Hearing tests, environmental measurements and acoustic phenomena may together explain why boats and animals collide
It's 2 o'clock in the morning, and, wouldn't you know it, Stormy is "in love" with that big Navy transducer again. Now I have to get in the cold water and pry him off so we can set up for Dundee's session. Oh, the joys of working with manatees under the Tampa moonlight! Even though I'll be tired, cold and wet, before sunrise we will have measured another critical aspect of the Florida manatee's hearing abilities. Over the next seven years of extended late-night auditory testing—more than 30,000 threshold trials in all—my wife Laura and I will measure two teenage manatees' ability to hear, locate and discriminate different underwater signals under various controlled acoustical conditions. In the end, we will have laid the groundwork for a sensory explanation for why manatees are hit repeatedly by boats.
The endangered Florida manatee, a subspecies of the West Indian manatee (Trichechus manatus), is a gentle, bewhiskered herbivore that can reach 4 meters in length, weigh up to 1,300 kilograms and live over 60 years. Designated as Florida's official marine mammal, the manatee has been the focus of more controversy and polarization over conservation and protection than perhaps any other mammal. "Sea cows," as they are sometimes affectionately called, inhabit shallow coastal, estuarine and riverine habitats throughout peninsular Florida, where they graze on sea grasses and are routinely injured and sometimes killed by collisions with recreational boats, barges and commercial ships. These collisions are so prevalent that the majority of wild manatees are identified by their characteristic boat scars.
After more than two decades of manatee-protection policies that have focused on slowing boats passing through manatee habitats, the number of injuries and deaths associated with collisions has increased and reached record highs in the past two years. To help track the population, Florida and federal wildlife agencies maintain a growing scar catalogue of recognized living individuals who have survived collisions. Some of these manatees have propeller wounds from as many as 16 different boat strikes. Why does this happen?
When startled or frightened, manatees explode with a burst of power and can reach swimming speeds of up to 6.4 meters per second in an instant. My colleagues and I wondered: Given that manatees have the cognitive ability to recognize danger, a fear-flight reaction and the physical prowess to evade boats, why, after an individual has been hit once, twice or three times, doesn't it learn to avoid boats? Is it possible that manatees are unaware of the danger? Can they hear boats approaching, and if so, from how far away, from which direction and under what acoustic conditions?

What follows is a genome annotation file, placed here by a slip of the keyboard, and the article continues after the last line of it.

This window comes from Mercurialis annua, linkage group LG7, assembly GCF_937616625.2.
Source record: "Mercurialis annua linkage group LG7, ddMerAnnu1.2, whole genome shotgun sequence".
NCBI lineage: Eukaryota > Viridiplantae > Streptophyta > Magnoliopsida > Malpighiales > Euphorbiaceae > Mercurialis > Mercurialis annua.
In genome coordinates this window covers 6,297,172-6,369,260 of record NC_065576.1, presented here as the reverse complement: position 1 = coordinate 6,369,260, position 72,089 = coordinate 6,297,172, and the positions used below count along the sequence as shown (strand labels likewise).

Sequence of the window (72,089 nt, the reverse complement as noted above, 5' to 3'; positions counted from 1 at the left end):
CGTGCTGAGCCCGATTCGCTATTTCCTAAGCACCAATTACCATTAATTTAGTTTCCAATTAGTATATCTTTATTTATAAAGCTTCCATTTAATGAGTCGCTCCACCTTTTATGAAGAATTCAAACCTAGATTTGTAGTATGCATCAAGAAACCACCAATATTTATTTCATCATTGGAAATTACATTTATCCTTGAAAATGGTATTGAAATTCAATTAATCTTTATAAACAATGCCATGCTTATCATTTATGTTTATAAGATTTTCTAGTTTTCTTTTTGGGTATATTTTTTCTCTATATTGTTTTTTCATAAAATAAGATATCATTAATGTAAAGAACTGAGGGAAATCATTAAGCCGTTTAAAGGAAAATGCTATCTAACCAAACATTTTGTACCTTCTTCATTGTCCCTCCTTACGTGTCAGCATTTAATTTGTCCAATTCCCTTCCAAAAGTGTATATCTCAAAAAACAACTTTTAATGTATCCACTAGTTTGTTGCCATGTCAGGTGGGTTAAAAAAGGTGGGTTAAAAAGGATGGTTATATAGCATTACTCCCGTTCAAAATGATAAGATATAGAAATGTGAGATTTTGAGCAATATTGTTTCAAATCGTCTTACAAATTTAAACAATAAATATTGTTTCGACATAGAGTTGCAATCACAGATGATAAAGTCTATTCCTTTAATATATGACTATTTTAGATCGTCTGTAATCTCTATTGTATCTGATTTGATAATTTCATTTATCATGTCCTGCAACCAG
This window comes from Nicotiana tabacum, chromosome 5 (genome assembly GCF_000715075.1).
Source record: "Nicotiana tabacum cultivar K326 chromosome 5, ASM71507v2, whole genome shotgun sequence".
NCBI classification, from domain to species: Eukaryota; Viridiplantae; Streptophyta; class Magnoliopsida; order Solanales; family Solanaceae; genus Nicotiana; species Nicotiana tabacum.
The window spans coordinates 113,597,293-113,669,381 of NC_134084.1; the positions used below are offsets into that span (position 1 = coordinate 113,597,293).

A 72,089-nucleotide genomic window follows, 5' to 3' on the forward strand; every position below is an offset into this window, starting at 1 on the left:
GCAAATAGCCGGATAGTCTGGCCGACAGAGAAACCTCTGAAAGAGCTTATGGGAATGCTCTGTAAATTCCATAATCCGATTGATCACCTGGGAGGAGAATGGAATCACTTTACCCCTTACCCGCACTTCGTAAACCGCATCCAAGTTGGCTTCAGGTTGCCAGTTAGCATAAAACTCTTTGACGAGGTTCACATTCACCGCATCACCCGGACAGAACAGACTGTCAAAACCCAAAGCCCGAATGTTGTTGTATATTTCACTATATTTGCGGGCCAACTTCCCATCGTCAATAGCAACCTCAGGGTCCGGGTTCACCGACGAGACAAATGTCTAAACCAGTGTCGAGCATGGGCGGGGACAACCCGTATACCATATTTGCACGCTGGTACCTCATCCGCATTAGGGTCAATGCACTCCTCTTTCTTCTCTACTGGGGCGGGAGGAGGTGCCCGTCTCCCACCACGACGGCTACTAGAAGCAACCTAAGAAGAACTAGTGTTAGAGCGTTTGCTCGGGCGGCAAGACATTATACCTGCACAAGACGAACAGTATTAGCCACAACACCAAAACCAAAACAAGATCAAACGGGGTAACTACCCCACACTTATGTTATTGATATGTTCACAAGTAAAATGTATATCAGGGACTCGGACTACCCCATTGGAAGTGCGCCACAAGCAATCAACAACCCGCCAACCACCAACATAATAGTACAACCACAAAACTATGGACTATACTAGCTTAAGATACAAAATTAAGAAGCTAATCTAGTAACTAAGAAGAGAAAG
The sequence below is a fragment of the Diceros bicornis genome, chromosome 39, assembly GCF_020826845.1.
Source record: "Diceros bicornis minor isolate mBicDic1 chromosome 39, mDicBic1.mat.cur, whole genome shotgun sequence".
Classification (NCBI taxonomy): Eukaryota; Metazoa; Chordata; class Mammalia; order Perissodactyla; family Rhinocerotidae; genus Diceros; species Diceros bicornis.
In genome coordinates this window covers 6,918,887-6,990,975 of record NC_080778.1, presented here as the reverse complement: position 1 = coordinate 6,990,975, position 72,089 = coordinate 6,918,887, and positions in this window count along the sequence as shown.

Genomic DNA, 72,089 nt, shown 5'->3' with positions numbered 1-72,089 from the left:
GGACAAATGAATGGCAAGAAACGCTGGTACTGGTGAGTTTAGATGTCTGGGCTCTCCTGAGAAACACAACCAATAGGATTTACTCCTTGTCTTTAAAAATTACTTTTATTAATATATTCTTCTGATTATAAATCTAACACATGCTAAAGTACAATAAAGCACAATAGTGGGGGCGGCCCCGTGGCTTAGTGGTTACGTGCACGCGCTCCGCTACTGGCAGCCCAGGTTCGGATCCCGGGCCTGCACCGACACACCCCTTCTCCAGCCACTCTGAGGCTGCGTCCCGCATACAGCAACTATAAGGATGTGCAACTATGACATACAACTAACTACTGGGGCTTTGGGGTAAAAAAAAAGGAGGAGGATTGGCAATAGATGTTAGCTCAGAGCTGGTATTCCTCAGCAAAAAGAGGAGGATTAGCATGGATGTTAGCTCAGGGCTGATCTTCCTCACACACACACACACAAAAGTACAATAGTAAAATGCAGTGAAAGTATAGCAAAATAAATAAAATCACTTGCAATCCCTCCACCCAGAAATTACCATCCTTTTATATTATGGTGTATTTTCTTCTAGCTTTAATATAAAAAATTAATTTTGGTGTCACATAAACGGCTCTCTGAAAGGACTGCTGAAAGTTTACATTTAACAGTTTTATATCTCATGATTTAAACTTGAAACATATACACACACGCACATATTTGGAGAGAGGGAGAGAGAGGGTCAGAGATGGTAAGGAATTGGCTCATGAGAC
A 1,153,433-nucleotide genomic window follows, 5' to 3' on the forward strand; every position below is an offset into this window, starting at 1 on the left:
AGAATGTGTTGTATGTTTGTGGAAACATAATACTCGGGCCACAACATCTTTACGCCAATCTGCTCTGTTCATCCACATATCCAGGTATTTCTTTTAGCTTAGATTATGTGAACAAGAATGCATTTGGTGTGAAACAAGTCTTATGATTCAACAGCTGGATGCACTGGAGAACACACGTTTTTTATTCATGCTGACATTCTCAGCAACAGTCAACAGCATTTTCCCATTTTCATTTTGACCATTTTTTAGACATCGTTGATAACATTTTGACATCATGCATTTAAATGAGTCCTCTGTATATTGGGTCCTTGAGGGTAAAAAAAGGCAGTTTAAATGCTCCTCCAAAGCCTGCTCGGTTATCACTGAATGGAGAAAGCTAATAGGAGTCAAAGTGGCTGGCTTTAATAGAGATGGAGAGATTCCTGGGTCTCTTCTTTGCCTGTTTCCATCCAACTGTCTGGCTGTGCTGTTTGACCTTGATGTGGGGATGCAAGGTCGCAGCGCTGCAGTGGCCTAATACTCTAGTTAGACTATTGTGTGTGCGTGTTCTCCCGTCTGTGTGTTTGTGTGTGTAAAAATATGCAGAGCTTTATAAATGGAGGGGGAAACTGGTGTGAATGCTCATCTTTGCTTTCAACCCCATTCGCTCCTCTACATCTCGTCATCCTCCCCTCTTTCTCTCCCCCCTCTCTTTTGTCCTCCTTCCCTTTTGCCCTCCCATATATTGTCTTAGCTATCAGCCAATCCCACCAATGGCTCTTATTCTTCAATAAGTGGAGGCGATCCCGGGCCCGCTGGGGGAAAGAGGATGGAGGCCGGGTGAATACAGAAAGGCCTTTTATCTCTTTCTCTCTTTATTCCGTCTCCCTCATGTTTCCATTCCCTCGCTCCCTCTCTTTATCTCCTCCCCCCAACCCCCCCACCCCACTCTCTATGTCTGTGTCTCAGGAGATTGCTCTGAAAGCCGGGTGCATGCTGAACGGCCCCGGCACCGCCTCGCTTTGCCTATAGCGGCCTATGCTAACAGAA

These basic questions suggested a number of interdisciplinary behavioral and acoustic investigations that I conducted over the past decade with Joseph E. Blue, retired director of the Naval Undersea Warfare Center and the Naval Research Laboratory's Underwater Sound Reference Detachment and now president of Leviathan Legacy, Inc.; Steven E. Forsythe of the Naval Undersea Warfare Center; and Laura. No one had previously conducted rigorous, controlled underwater psychoacoustic (audiometric) studies, which are necessary to understand what sounds manatees can hear in their environment. In conjunction with audiometric studies, we conducted a comprehensive series of underwater acoustic surveys of various wild manatee habitats, along with critical boat-noise propagation measurements, to further understand why animals are so vulnerable to collisions. Defining and applying the physics of near-surface acoustic propagation are also necessary if collisions between boats and animals are to be reduced, not only in Florida's aquatic byways but also on the open seas, where great whales are regularly injured and often killed by large ships.
Our test results contradict several long-held beliefs that form the basis of current protection strategies. Manatees have good hearing abilities at high frequencies, however, they have relatively poor sensitivity in the low frequency ranges associated with boat noise. Ironically, manatees may be least able to hear the propellers of boats that have slowed down in compliance with boat speed regulations intended to reduce collisions. Such noise often fails to rise above the noisy background in manatee habitats until the boat is literally on top of the manatee. In addition, near-surface boundary effects can cancel or severely attenuate the dominant low-frequency sound produced by propellers. In many situations, ship noise is not projected in directional paths where hearing these sounds could help the animals avoid collisions. Our basic and applied research results suggest that there may be a technological solution to address the underlying root causes of the collision problem and resolve the clash between human and animal interests.